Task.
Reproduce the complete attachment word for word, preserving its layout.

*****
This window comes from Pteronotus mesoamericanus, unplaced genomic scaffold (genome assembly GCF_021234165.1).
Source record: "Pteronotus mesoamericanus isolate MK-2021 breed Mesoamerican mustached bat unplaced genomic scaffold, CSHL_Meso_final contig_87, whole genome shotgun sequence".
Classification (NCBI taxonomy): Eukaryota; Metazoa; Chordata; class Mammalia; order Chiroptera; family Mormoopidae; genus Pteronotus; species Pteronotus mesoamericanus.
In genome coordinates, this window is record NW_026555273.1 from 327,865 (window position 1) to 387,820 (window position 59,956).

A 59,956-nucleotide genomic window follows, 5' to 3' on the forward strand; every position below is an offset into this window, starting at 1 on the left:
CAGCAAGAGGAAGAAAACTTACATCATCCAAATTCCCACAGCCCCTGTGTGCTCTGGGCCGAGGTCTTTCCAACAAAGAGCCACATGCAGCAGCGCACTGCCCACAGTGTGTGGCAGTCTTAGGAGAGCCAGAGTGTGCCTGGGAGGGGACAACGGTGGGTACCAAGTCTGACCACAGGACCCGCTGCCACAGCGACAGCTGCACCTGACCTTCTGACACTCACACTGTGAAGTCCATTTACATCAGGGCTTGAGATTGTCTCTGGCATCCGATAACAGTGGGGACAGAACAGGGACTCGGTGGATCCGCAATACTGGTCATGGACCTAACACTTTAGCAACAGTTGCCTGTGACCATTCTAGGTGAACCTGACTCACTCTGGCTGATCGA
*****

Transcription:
This window comes from Pteronotus mesoamericanus, unplaced genomic scaffold (genome assembly GCF_021234165.1).
Source record: "Pteronotus mesoamericanus isolate MK-2021 breed Mesoamerican mustached bat unplaced genomic scaffold, CSHL_Meso_final contig_87, whole genome shotgun sequence".
Classification (NCBI taxonomy): Eukaryota; Metazoa; Chordata; class Mammalia; order Chiroptera; family Mormoopidae; genus Pteronotus; species Pteronotus mesoamericanus.
In genome coordinates, this window is record NW_026555273.1 from 327,865 (window position 1) to 387,820 (window position 59,956).

A 59,956-nucleotide genomic window follows, 5' to 3' on the forward strand; every position below is an offset into this window, starting at 1 on the left:
CAGCAAGAGGAAGAAAACTTACATCATCCAAATTCCCACAGCCCCTGTGTGCTCTGGGCCGAGGTCTTTCCAACAAAGAGCCACATGCAGCAGCGCACTGCCCACAGTGTGTGGCAGTCTTAGGAGAGCCAGAGTGTGCCTGGGAGGGGACAACGGTGGGTACCAAGTCTGACCACAGGACCCGCTGCCACAGCGACAGCTGCACCTGACCTTCTGACACTCACACTGTGAAGTCCATTTACATCAGGGCTTGAGATTGTCTCTGGCATCCGATAACAGTGGGGACAGAACAGGGACTCGGTGGATCCGCAATACTGGTCATGGACCTAACACTTTAGCAACAGTTGCCTGTGACCATTCTAGGTGAACCTGACTCACTCTGGCTGATCGA